More conservative techniques for managing dental caries including ‘partial’ and ‘no caries removal’ have been increasingly of interest.Aim.
To compare children's behaviour and pain perception, also technique acceptability (parents and dentists), when approximal dentinal lesions (ICDAS 3–5) in primary molars (3–8-year-olds) were managed with three treatment strategies; conventional restorations (CR), hall technique (HT), and non-restorative caries treatment (NRCT).Design.
Secondary care-based, three-arm parallel-group, randomised controlled trial, with 169 participants treated by 12 dentists. Outcome measures: child's pain perception (Visual Analogue Scale of Faces); behaviour (Frankl scale); and parents' and dentists' treatment opinions (5-point Likert scales).Results.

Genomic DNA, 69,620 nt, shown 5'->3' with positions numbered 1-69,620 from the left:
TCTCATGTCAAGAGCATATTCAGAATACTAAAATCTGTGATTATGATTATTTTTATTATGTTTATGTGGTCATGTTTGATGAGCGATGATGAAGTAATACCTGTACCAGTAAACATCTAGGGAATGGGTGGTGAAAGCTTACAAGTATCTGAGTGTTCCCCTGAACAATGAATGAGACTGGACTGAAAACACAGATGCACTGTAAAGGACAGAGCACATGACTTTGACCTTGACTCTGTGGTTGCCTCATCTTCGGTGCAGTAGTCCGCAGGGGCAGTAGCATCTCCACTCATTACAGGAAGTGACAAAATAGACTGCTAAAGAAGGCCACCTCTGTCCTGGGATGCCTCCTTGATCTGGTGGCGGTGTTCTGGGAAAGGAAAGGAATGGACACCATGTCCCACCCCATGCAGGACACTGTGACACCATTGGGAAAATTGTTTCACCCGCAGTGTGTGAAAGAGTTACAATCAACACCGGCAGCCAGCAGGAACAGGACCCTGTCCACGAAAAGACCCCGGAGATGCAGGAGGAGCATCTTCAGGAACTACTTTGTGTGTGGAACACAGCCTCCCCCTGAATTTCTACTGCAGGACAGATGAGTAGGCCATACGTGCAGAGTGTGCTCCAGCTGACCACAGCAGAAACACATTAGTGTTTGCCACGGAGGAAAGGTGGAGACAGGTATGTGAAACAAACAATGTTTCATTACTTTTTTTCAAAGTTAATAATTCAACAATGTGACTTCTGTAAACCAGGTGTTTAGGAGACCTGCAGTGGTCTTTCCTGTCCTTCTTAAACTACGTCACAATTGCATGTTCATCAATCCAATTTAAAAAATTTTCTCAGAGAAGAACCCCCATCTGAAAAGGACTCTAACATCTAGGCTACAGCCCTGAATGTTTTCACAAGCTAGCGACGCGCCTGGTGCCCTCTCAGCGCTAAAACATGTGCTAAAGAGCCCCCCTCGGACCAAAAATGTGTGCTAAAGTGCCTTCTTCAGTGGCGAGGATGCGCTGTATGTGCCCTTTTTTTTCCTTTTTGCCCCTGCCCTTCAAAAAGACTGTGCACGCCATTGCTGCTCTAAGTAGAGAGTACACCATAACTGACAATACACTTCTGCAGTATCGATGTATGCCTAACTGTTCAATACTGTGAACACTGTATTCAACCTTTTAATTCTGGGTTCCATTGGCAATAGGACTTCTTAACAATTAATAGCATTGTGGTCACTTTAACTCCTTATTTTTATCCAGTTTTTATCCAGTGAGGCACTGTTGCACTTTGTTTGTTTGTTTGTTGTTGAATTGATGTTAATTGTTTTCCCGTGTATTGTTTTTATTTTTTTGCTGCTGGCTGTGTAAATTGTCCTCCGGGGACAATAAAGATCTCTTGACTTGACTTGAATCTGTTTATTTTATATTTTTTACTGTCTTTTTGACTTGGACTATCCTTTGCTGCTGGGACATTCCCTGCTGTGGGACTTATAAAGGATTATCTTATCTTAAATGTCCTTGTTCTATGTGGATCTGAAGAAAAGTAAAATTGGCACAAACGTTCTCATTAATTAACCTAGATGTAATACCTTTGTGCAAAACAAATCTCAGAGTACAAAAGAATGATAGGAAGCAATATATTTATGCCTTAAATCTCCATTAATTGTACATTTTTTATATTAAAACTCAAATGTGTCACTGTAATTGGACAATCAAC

Children showed more negative behaviour in the CR group (37%) compared to NRCT (21%) and HT (13%) (P = 0.047, CI = 0.41 to 0.52). Pain intensity was rated ‘very low’ or ‘low’ in 88% NRCT, 81% HT, and 72% CR (P = 0.11, CI = 0.10 to 0.12). NRCT and HT were ‘very easy’ or ‘easy’ to perform for >77% of dentists, compared to 50% in CR group (P < 0.000). There were no statistically significant differences in parents' rating of their child's level of comfort (P = 0.46, CI = 0.45 to 0.48).Conclusions.
Dentists reported more negative behaviour in CR group. For all techniques, children's pain perception and dentist/parent acceptability were similar.